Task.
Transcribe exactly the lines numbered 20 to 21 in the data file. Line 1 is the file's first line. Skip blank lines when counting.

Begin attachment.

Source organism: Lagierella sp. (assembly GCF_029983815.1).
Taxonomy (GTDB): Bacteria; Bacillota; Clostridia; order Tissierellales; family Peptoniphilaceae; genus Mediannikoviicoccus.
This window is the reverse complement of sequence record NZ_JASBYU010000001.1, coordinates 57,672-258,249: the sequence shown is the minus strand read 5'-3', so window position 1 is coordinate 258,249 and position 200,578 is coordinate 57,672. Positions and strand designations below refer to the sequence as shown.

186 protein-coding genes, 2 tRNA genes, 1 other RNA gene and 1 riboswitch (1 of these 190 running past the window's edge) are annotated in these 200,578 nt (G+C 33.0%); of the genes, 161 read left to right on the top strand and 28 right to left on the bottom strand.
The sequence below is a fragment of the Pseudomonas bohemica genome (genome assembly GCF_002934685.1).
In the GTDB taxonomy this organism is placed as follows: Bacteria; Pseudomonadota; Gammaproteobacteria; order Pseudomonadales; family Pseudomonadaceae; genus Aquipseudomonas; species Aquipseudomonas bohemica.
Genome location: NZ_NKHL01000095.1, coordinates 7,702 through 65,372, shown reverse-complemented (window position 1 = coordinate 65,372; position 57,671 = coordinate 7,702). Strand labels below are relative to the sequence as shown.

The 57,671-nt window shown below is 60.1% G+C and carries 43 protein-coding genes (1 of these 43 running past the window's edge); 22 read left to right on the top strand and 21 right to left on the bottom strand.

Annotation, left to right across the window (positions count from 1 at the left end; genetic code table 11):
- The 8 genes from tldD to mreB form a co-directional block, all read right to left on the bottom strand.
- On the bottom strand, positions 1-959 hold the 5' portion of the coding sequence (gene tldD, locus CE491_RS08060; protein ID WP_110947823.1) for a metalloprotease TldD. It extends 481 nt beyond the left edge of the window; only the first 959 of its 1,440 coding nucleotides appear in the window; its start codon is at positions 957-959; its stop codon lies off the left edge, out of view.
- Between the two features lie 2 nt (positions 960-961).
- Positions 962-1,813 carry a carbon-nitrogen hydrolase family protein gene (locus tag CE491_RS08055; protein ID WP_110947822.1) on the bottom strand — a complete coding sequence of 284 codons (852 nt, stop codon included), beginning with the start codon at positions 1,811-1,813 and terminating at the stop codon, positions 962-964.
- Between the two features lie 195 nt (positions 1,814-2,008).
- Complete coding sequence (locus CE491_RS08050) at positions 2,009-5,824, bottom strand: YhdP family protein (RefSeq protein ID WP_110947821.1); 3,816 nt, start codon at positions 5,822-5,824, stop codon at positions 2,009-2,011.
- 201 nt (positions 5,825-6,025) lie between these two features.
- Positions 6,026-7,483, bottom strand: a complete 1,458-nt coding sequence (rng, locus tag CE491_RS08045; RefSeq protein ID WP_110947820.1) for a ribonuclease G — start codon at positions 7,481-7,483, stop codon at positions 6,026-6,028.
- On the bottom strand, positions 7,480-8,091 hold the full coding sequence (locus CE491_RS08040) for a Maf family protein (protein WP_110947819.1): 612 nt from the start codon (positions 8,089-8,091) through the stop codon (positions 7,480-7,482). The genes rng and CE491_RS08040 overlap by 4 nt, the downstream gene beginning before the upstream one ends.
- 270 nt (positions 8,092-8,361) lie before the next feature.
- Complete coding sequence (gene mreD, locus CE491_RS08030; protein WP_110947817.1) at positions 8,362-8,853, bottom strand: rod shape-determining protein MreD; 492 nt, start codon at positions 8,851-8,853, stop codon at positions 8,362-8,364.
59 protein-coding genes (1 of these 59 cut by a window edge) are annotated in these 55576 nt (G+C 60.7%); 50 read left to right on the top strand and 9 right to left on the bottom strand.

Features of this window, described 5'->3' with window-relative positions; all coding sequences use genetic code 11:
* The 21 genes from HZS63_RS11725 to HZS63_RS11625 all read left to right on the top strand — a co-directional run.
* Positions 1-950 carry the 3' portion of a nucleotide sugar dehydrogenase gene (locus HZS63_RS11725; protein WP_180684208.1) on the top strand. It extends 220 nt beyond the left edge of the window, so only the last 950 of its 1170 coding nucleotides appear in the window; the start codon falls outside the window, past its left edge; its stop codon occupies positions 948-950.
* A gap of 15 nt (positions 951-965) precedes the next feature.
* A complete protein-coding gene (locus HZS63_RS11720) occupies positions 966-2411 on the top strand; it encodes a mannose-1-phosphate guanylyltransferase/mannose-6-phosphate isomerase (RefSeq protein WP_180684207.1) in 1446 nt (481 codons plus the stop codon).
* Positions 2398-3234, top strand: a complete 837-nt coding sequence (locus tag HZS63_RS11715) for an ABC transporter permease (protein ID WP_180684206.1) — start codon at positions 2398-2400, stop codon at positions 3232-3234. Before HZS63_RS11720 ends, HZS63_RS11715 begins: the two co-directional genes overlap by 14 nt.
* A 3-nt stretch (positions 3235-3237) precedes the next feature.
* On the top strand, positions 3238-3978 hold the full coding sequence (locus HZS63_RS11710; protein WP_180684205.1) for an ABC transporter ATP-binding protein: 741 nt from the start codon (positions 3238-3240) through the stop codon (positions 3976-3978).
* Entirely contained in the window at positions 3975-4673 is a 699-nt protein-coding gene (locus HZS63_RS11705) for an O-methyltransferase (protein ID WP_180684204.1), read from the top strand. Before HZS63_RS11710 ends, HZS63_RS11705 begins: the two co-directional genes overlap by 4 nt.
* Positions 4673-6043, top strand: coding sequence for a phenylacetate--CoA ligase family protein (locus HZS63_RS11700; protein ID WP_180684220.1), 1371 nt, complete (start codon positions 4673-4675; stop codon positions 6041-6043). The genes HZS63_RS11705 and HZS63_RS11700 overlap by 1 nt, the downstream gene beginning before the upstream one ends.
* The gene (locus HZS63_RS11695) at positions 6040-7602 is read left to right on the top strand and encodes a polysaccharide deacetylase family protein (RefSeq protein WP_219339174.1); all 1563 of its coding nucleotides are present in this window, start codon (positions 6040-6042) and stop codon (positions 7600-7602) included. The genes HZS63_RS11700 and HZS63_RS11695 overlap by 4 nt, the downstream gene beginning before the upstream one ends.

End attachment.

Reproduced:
- Complete coding sequence (gene mreD, locus CE491_RS08030; protein WP_110947817.1) at positions 8,362-8,853, bottom strand: rod shape-determining protein MreD; 492 nt, start codon at positions 8,851-8,853, stop codon at positions 8,362-8,364.
59 protein-coding genes (1 of these 59 cut by a window edge) are annotated in these 55576 nt (G+C 60.7%); 50 read left to right on the top strand and 9 right to left on the bottom strand.